Nine months after Ticketmaster announced its proposed merger with Live Nation, the Justice Department's antitrust investigation seems to be entering the ninth inning, and the bases are loaded. Numerous consumer groups and 50 members of Congress have written in opposition to the merger. Britain's antitrust cops have also come out against it. And it's becoming clear to the public that the merger will harm consumers and competition.

The reasons for the deal are quite transparent. Ticketmaster faced its first significant competitive threat when Live Nation announced earlier this year that it was entering the primary ticketing market. Most monopolists would like to quash any new threats to their dominance. But if they can't quash them, they might choose to buy them out - which is precisely why this merger is illegal.

The merger would combine a ticketing powerhouse with the country's dominant concert promoter. But the integration would go much further.

Ticketmaster controls roughly 80 percent of the ticketing business in the United States, but it also owns an artist-management business, Front Line Management, which contracts with roughly 200 artists. Live Nation owns or has exclusive deals with 139 venues, but it also manages about 150 artists. This merger would allow a Live Nation-Ticketmaster entity to determine the prices of access to venues, concert promotion, ticketing, and other services, permitting a single firm to dominate the market.

Merger analysis is usually challenging because it involves a prediction: whether a merger will lead to increased prices, poorer service, or less innovation. But in this case the challenge is far less daunting.

Very few firms can match Ticketmaster's dubious record of acquiring and exploiting monopoly power to harm consumers. What other ticketing entity charges you for the privilege of printing your own tickets, on your own computer, with your own ink? To predict the future, just look at the past: Ticketmaster would have even more leverage to price-gouge after acquiring Live Nation.

When you can't justify a merger with evidence that it will lead to lower prices and better service, what do you do? Create a false enemy and claim the merger is necessary to combat it. This is most likely the reason for Ticketmaster CEO Irving Azoff's false recent suggestion that the merger would promote competition by helping rid the market of secondary ticketing.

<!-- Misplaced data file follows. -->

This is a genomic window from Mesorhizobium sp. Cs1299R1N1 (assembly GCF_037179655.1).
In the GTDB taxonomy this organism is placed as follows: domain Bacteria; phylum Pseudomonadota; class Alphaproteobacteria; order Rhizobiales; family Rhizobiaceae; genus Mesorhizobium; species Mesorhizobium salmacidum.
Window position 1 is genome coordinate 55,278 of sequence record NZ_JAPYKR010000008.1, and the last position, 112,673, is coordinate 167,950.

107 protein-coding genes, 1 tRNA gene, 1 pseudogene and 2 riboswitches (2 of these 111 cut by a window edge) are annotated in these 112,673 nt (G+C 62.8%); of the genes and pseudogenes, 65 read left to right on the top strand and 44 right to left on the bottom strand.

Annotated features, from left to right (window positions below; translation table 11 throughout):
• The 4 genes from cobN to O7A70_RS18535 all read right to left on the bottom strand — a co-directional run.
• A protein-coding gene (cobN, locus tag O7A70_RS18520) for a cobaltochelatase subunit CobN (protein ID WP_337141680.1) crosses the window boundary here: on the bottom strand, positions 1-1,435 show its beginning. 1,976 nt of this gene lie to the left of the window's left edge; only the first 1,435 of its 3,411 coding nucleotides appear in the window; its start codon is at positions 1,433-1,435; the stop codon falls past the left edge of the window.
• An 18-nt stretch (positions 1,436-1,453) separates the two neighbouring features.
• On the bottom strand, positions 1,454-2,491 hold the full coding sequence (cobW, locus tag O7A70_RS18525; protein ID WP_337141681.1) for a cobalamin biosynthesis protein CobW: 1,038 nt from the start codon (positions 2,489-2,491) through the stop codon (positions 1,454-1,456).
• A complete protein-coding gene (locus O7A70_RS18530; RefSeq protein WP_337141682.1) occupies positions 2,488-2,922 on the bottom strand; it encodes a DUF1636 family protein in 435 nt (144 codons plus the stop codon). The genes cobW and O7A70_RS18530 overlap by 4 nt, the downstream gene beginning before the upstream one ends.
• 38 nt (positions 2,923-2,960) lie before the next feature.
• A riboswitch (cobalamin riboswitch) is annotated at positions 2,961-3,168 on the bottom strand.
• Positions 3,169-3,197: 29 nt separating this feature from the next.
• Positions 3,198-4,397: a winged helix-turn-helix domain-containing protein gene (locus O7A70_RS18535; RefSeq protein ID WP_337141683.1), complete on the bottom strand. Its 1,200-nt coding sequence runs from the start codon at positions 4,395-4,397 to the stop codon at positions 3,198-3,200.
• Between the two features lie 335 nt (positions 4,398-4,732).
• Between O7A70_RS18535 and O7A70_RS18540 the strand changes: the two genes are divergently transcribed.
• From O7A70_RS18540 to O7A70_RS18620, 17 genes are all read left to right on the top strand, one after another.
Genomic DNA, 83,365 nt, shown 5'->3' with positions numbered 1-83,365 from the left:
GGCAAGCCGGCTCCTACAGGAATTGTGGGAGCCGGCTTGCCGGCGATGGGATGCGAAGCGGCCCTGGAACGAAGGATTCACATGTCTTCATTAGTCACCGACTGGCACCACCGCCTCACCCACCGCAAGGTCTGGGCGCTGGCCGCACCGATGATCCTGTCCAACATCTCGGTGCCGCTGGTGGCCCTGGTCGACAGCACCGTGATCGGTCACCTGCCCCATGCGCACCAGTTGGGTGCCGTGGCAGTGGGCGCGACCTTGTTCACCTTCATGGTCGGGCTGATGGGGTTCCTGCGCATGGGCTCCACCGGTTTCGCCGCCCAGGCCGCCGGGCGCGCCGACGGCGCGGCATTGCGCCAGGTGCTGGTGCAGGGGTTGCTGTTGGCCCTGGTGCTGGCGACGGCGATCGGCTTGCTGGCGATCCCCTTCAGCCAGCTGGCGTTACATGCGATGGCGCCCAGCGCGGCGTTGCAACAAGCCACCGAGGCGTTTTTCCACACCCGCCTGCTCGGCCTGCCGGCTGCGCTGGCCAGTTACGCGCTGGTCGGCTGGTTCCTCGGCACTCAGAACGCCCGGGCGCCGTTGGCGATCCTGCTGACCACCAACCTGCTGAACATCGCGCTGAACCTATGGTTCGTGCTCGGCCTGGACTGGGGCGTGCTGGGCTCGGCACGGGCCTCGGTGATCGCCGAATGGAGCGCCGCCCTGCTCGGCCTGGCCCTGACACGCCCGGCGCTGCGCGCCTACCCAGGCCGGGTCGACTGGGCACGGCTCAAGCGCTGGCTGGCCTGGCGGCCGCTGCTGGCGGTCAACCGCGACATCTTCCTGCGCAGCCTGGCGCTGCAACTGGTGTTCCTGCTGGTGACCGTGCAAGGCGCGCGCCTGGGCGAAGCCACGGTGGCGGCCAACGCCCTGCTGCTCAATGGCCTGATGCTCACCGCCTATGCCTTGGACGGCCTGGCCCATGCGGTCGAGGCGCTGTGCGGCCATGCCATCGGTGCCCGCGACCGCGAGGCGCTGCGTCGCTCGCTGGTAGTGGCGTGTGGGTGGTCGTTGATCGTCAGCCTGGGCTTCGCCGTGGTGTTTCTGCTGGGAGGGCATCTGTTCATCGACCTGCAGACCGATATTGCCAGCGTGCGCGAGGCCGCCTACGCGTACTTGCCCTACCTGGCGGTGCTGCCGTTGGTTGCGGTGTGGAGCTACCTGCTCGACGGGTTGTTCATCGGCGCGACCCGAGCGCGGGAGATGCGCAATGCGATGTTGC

Secondary ticketing helps consumers and the market by increasing supply and competition. No one can question that there is tremendous rivalry in secondary ticketing, with hundreds of brokers competing every moment of the day for the loyalty of consumers and the distribution of tickets. Secondary ticketers sell more than 40 percent of their tickets for less than face value. They are not a competitive problem; they are a competitive solution.

But have no doubt, Ticketmaster does not want to eliminate secondary ticketing; it wants to monopolize it. The company has already begun the process in the primary ticketing market: limit and manipulate supply to hike prices as far as they will go; restrict consumers from trading, selling, and giving away tickets to friends, family, and other fans; and allow consumers to transfer tickets only through Ticketmaster's TicketExchange, racking up another fee. If this merger happens, Ticketmaster will be able to control the flow of ticketing and set prices beyond the control of any third party.

Creating a successful music business requires access to key raw materials: artists, venues, and ticketing services. By controlling them, Ticketmaster could force artists to use its concert promotion and management services, along with ancillary services such as venues, ticketing, merchandising, and fan club management.

Under its plan, Ticketmaster would possess critical access to artists and venues, making it more difficult for existing companies to survive and for new companies to enter the market. It could raise competitors' costs in an anticompetitive manner or reduce the incentives to compete in the industry. Perhaps most important, it would have access to the most competitively sensitive information of its concert promotion rivals.

There are rumors that Ticketmaster is ready to make concessions to secure Justice Department approval, but reining in a monopolist is nearly impossible. Fortunately, Ticketmaster's efforts to blind the Justice Department are unlikely to succeed. The department's vision should be clear, and it should block this merger.